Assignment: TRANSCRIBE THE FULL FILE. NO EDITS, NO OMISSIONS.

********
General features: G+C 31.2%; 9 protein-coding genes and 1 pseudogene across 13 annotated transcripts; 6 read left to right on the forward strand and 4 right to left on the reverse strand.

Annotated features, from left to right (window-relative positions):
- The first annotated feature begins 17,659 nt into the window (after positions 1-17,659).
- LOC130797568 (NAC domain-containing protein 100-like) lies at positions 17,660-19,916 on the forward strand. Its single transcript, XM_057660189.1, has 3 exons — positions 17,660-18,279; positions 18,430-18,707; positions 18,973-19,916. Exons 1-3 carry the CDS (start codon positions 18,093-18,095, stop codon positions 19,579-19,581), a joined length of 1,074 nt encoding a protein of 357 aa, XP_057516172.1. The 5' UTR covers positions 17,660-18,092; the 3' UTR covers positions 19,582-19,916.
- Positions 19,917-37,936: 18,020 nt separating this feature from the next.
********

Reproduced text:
General features: G+C 31.2%; 9 protein-coding genes and 1 pseudogene across 13 annotated transcripts; 6 read left to right on the forward strand and 4 right to left on the reverse strand.

Annotated features, from left to right (window-relative positions):
- The first annotated feature begins 17,659 nt into the window (after positions 1-17,659).
- LOC130797568 (NAC domain-containing protein 100-like) lies at positions 17,660-19,916 on the forward strand. Its single transcript, XM_057660189.1, has 3 exons — positions 17,660-18,279; positions 18,430-18,707; positions 18,973-19,916. Exons 1-3 carry the CDS (start codon positions 18,093-18,095, stop codon positions 19,579-19,581), a joined length of 1,074 nt encoding a protein of 357 aa, XP_057516172.1. The 5' UTR covers positions 17,660-18,092; the 3' UTR covers positions 19,582-19,916.
- Positions 19,917-37,936: 18,020 nt separating this feature from the next.